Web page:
The Cowboys pulled off a comeback for the ages on Sunday. There are so many stats and records that attest to this fact. For instance, the Cowboys were the first team ever to win a game when the opponent scored at least 39 points and had no turnovers. Teams had previously been 440-0 when that criteria had been met. You can go through the record books and find all kinds of interesting nuggets around the comeback. ESPN compared it to other amazing comebacks in this article. They had calculated that late in the second quarter the Cowboys had a 0.1% chance to win the game.
The NFL sent out this scrap of information late on Sunday.
The Cowboys are the third team in the past 15 regular seasons to overcome a two-score deficit in the final two minutes and win in regulation, joining the NEW ENGLAND PATRIOTS (December 8, 2013 vs. Cleveland) and SAN DIEGO CHARGERS (December 14, 2008 at Kansas City).
The list of the miraculous goes on from this game. But none of it would have happened without the Cowboys team, the offense in particular, believing that they could pull it off. Or more likely, they believed that you just do what you can on each series after they had dug the team a 20-0 deficit with a series of turnovers in the first quarter. The offense had created the disaster, they needed to un-create it. They did, and credit goes to them for accomplishing the supposedly impossible.
When drilling down even further, the lion’s share of the credit goes to one player, Dak Prescott. After a shaky start when he was going to try an ill-advised flip pass while being tackled that ended up being a fumble and a turnover, he was brilliant. 34 completions on 47 attempts for 450 yards. 72% completion rate. He did that playing with two UDFA’s as his starting tackles. One a rookie, one a second-year player.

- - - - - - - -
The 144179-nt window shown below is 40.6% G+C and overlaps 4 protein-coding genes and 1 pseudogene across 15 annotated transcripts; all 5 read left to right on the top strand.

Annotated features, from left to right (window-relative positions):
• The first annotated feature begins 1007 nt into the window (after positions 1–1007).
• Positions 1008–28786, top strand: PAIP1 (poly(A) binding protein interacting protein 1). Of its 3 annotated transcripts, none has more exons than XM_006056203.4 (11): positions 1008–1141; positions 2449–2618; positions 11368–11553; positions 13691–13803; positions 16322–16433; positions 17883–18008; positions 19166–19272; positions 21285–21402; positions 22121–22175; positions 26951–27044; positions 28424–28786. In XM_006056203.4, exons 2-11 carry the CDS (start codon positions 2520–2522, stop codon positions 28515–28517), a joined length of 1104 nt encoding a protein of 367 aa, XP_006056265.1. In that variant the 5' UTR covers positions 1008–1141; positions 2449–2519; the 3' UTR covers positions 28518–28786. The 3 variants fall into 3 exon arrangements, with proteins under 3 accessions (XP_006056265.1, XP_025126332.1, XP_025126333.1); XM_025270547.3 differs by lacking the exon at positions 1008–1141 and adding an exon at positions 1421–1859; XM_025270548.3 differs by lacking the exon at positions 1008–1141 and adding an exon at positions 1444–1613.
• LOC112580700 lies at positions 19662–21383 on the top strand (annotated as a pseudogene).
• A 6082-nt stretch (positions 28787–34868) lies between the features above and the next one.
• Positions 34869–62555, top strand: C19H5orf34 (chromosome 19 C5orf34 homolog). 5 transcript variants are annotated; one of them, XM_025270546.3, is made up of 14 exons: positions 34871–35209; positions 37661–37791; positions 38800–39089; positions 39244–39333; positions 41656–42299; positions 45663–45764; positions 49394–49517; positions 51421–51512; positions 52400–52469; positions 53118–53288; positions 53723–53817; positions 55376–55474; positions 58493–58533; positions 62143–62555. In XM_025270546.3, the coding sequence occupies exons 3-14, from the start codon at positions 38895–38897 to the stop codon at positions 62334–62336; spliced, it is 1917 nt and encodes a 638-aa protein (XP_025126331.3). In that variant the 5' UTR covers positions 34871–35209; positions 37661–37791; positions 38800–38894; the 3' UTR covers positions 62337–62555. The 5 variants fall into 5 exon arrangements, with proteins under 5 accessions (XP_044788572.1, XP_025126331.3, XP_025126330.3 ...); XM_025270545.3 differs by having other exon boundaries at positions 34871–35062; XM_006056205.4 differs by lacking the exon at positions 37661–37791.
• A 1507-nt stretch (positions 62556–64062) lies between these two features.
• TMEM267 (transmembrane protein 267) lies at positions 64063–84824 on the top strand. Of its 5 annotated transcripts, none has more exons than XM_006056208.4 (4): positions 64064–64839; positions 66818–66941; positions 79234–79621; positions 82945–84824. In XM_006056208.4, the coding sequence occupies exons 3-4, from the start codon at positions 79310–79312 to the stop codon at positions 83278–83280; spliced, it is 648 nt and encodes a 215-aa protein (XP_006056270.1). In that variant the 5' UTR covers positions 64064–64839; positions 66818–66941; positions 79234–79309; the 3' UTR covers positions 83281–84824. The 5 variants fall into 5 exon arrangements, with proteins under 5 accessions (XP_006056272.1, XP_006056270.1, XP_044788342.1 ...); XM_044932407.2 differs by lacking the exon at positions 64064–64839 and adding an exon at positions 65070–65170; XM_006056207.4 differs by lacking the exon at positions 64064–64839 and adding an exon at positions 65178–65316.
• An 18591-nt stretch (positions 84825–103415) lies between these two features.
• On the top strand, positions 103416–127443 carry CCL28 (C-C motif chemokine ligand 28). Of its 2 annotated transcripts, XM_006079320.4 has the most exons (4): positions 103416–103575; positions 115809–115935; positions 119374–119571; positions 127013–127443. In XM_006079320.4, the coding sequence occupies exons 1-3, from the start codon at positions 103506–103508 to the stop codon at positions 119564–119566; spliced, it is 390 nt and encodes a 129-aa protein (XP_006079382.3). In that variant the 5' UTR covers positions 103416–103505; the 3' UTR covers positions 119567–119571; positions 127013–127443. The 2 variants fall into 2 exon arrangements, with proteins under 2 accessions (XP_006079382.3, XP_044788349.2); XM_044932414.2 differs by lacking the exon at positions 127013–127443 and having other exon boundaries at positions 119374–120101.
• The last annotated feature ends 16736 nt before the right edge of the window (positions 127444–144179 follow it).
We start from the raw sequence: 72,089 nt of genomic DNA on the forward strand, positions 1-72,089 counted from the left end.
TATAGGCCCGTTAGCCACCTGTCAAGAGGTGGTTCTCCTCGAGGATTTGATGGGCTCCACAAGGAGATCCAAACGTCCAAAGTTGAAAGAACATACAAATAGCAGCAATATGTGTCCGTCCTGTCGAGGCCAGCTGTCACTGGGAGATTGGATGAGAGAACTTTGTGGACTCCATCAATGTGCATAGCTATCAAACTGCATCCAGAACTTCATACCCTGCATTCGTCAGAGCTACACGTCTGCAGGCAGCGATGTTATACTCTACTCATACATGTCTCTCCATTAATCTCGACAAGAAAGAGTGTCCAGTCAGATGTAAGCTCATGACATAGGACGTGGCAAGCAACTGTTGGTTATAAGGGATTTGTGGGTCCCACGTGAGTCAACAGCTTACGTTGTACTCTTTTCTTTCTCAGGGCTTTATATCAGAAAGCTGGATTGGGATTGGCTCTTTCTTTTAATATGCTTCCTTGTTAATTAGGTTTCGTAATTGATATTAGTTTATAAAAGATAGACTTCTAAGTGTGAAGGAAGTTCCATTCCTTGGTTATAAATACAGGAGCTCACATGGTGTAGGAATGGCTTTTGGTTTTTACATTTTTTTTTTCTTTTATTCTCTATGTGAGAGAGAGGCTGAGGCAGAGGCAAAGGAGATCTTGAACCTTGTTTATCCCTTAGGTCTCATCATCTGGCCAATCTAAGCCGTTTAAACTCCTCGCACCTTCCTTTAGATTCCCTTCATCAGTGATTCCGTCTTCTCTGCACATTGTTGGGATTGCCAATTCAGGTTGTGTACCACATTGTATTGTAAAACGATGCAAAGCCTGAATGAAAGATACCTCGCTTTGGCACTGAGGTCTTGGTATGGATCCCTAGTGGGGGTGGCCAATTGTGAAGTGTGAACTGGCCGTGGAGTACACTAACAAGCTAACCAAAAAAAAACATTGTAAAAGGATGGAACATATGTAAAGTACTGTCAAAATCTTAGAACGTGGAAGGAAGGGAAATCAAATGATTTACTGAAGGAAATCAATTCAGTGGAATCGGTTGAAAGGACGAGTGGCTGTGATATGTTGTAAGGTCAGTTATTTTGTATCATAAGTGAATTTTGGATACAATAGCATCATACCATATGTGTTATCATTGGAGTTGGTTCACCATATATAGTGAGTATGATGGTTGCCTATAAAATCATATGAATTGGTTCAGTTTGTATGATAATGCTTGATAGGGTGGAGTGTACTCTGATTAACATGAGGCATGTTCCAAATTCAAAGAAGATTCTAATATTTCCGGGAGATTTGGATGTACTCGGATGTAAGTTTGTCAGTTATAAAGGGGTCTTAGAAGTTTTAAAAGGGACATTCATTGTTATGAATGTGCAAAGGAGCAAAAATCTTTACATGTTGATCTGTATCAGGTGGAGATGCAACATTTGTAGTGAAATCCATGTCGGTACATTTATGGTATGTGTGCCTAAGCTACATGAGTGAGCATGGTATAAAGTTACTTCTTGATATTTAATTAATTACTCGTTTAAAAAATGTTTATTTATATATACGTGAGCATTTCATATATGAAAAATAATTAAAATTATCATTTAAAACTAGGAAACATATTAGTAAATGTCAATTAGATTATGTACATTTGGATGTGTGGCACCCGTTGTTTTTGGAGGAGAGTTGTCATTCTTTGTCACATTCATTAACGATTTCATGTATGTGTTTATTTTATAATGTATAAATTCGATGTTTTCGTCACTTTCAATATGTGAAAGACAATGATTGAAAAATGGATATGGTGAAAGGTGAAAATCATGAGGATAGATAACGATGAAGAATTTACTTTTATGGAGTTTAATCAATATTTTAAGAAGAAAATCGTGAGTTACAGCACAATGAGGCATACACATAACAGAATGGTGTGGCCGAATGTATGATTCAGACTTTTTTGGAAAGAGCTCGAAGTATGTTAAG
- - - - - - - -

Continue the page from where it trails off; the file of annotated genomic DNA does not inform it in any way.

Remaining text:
Prescott was simply unwilling to stop trying to win the game. Even after he got plastered on a personal foul penalty and was forced to the sideline for a concussion review, he simply returned to the game and promptly scored one of his three touchdowns on the ground. That 450 yards combined with three rushing touchdowns was a first ever in the NFL. Along the way, he had five touchdown drives that were over 74 yards. He wasn’t gifted any short fields in this game.
With some very inexperienced players on the outside of the offensive line, Prescott was still able to stand in the pocket and push the ball downfield. This wasn’t a checkdown situation that led to a 72% completion rate. He hit Amari Cooper for a 58-yard bomb. Michael Gallup came up with a 38-yard catch. CeeDee Lamb had a long of 37 yards. Blake Bell caught one for 24 yards. Prescott was making high-risk throws and nailing them.
Besides all of that, the Cowboys could count on him to get three touchdowns with his legs. They might have been relatively easy with two on QB sneaks, and the other on a read-option play near the goal line, but he still put 21 points on the board with his legs.
Ever humble, Prescott had this to say after the game.
“Yeah, sure, I had to find [the receivers] and had to make some plays here and there, but that was a team win all the way around. I think my stats today show just that. I wouldn’t have been able to throw for as many yards if the offensive line wouldn’t have protected the way they did and the receivers wouldn’t have got open.”
For sure, it was a team win. After a rough beginning, Terence Steele and Brandon Knight did settle down to do a reasonable job of protecting Prescott. And Cooper and Gallup pulled off a couple of circus catches that were huge in the game. Credit is due all around, and we can’t leave out the work done by Ezekiel Elliott after he decided to stop fumbling and start punishing the defense.
In the end though, this win belongs to Dak Prescott. He is the leader, he’s the guy who remains calm and keeps working. He’s the guy who willed this team to victory.
“No matter what the score is, Dak always has that same mentality – that we’re going to be able to come back and win that game,” [Ezekiel] Elliott said. “And he’s going to lead us to come back and do that. For him to go out there and be as clutch as he was and make the plays that he made, him and those receivers – it’s special.”
One for the ages, to be precise.